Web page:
Stop polluting waters with untreated sewage
It is quite frustrating to learn that sewage from Dhaka's posh residential areas such as Gulshan, Baridhara, Banani and Niketan is landing, untreated, into nearby lakes and other water bodies as well as the open drains of Dhaka North City Corporation (DNCC), with Dhaka Wasa taking hardly any action to prevent it. There is no proper sewage management system in these neighbourhoods. According to a report by Prothom Alo, the DNCC mayor has launched drives in these areas against those responsible for polluting water bodies. Reportedly, the DNCC cleaning staff has stopped some illegal sewer connections temporarily by shoving banana trunks into the pipes. While the mayor deserves our support for taking some action against the law-breaking building owners of the areas, we need to look at the broader picture to fix the problem permanently.
Building owners, of course, are primarily to blame for the pollution of water bodies, but the main culprit is Dhaka Wasa, the agency responsible for taking care of the city's overall sewage management system. Reportedly, Wasa has been regularly charging sewer bills from city residents without providing them any service in this regard. As reported in the media, between FY 2018-19 and FY 2020-21, it collected Tk 1,066 crore from the residents for sewage treatment. While it took some projects to improve Dhaka's sewage management networks, we still do not know of any visible progress being made in this regard.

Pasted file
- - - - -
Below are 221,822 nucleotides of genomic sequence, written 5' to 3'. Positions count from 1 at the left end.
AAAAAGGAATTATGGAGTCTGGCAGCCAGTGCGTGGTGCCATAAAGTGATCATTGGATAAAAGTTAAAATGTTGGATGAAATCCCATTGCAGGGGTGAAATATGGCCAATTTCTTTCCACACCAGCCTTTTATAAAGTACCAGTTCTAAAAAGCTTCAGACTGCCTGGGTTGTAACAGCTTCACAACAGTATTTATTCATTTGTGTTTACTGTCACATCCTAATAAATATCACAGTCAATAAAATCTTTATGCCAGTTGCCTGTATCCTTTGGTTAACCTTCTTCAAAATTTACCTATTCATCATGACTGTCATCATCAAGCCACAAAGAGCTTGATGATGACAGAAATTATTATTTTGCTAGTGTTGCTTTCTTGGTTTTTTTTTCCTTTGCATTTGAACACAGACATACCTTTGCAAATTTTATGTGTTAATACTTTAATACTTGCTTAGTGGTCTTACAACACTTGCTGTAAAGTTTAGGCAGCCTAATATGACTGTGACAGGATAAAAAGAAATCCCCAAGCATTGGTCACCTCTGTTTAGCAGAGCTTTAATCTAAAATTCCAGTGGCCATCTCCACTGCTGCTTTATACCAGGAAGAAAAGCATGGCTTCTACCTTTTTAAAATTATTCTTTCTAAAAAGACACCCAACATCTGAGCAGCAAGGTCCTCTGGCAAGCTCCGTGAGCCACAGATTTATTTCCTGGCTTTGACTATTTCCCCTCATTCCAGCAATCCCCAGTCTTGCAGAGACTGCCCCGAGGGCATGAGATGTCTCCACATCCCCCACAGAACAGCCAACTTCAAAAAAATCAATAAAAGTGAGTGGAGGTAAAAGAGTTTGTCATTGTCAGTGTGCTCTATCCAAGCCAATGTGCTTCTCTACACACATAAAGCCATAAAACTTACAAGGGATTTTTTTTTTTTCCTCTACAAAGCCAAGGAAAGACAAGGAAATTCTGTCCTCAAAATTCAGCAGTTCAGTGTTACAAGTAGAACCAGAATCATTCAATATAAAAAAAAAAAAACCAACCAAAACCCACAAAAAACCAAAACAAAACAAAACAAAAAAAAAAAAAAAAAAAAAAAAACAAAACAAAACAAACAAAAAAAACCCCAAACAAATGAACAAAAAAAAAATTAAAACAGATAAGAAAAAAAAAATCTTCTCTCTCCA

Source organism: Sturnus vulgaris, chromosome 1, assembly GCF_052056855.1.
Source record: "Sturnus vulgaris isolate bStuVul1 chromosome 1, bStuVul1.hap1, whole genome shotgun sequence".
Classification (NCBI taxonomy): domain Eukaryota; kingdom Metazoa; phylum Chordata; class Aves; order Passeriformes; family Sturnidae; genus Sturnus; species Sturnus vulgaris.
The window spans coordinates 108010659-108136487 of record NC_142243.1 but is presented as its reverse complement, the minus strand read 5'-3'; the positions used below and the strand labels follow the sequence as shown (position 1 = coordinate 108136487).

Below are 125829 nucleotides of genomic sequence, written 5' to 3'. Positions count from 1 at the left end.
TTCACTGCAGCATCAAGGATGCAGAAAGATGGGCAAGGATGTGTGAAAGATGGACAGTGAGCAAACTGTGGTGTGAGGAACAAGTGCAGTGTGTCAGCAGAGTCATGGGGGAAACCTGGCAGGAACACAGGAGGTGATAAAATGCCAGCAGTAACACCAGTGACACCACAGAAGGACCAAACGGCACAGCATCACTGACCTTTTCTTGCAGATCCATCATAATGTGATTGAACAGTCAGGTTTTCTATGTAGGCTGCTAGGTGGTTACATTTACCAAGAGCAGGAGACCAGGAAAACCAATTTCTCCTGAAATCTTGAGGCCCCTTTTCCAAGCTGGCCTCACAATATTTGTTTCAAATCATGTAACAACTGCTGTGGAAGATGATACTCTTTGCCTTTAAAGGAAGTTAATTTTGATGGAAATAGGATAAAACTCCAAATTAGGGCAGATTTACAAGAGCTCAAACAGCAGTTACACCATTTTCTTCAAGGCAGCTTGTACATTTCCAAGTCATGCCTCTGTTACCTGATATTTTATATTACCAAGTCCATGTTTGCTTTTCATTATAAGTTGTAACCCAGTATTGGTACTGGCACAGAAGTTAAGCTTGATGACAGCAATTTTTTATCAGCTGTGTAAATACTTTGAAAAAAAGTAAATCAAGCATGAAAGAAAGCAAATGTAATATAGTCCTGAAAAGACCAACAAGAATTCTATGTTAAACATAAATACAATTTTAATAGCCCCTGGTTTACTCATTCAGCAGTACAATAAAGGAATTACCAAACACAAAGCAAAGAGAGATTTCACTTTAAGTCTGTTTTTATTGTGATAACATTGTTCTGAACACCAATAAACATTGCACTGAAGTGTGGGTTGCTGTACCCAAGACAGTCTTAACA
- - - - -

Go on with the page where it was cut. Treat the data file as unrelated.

A Prothom Alo report from last year revealed how the sewage system of Dhaka has completely broken down over the last decades. The report also found that in over 80 percent of city areas, there was never any proper sewage management system in place. Often the pipelines are faulty, or the required treatment plants are missing. And it is because of Wasa's inefficiency, mismanagement and irregularities that the city still does not have such a system. The result of its inefficiency has been reflected in a survey done recently among 550 houses in Baridhara. It has been found that only five of all the houses surveyed have a proper sewage system, while 342 houses have sewage connections directly leading to open drains or lakes.
In such a situation, the drives conducted by the DNCC were more than necessary. This would not only give a message to the building owners that they cannot continue polluting water bodies, but would also put pressure on Dhaka Wasa to do its job properly. In recent years, the agency and its controversial, long-time managing director were repeatedly in the news for failing to perform their mandated responsibilities. Various allegations of irregularities have also been raised against the MD for which he must answer to the public.
In simple words, Dhaka Wasa must be held accountable for its failure to prevent wholesale contamination of our water bodies. It must be made to serve the residents.